“As anybody who frequently visits YouTube will tell you, Nando’s is famous for making controversial advertisements. Their latest installment is a spoof of Santam’s advertisement which features Sir Ben Kingsley again, this time in a bar illustrating how easy it is to overlook terms in an insurance contract. In the Nando’s version, a gentleman is standing in a bar that appears suspiciously similar to the bar in the Santam advertisement, telling viewers how easy it is to overlook items on Nando’s’ menu,” says Adre Greef, candidate attorney at law firm Adams & Adams.
This could all have been fodder for the Advertising Standards Authority. But due to some creative maneuvering on both sides they managed to avoid this. Greef explains the ins and outs of the ASA and the general principles to which all advertisements should adhere:
“The Advertising Standards Authority is a self-regulating body which was created and is paid for by the marketing communication industry. Its purpose is to ensure that its system of self-regulation works in the public interest. The Code of Advertising Standards (ASA Code) is the primary document setting out the rules and guidelines that members must follow.
“Section II of the Code sets out the general principles to which all advertisements must conform. Among other things, the ASA Code prohibits advertisers from copying an existing advertisement in a manner that is recognisable or clearly evokes the existing concept of the prior advertisement, as well as from taking advantage of another party’s advertising goodwill arising from an advertising campaign. Any person whose rights have been infringed in any of these ways can approach the ASA for certain forms of relief. If a ruling was made against an advertiser following a complaint, that advertiser must adhere to the ruling and it is the complainant’s responsibility to monitor whether or not the ruling is adhered to and carried into effect. There are time lines laid down in the ASA Code for the withdrawal of offending advertising and the time periods are dependent on the type of advertising.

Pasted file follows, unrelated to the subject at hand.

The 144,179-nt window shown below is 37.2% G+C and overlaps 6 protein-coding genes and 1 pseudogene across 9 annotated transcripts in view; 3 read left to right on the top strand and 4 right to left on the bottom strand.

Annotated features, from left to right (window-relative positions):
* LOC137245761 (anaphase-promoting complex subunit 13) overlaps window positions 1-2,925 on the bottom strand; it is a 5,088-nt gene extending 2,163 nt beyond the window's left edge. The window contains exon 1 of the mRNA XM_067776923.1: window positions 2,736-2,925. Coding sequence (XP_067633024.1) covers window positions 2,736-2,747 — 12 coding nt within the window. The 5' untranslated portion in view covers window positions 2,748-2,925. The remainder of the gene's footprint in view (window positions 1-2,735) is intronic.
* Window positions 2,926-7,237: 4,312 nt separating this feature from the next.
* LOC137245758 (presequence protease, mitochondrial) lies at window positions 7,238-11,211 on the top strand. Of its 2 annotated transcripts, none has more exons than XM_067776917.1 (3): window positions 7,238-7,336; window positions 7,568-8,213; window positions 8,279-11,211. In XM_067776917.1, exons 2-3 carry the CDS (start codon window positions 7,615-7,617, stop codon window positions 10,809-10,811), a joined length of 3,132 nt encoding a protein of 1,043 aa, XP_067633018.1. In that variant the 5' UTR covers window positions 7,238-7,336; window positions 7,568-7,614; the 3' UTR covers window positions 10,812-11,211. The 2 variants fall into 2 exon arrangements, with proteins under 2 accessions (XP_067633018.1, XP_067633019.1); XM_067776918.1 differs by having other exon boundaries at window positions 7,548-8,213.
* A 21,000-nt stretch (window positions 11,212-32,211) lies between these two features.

“Nando’s met their match this time however. Santam, instead of engaging Nando’s in potentially costly litigation which could be even more costly to their reputation, struck back with their own advertisement. In their comeback, a Ben Kingsley lookalike appears to have just seen Nando’s’ version of their advertisement. According to him, Santam is flattered that Nando’s has copied their advertisement. They are therefore willing to overlook Nando’s’ indiscretion, and accept a truce if Nando’s is willing to accept a challenge. The challenge called on Nando’s to deliver a large order to the Johannesburg Children’s Home before 16:00 on Thursday, 26 April 2012, free of charge of course. He seemed certain that Nando’s would rise to the challenge, unless they were “chicken”, says Greef.
True to form Nando’s rose to the challenge, topping it all by not only agreeing to deliver a meal, but to provide the children from the home with a Nando’s meal once a month for a year.
“This is an example of two corporate giants who decided to come to an amicable truce rather than fighting a public war, and benefiting a very deserving group of the public in the process,” says Greef.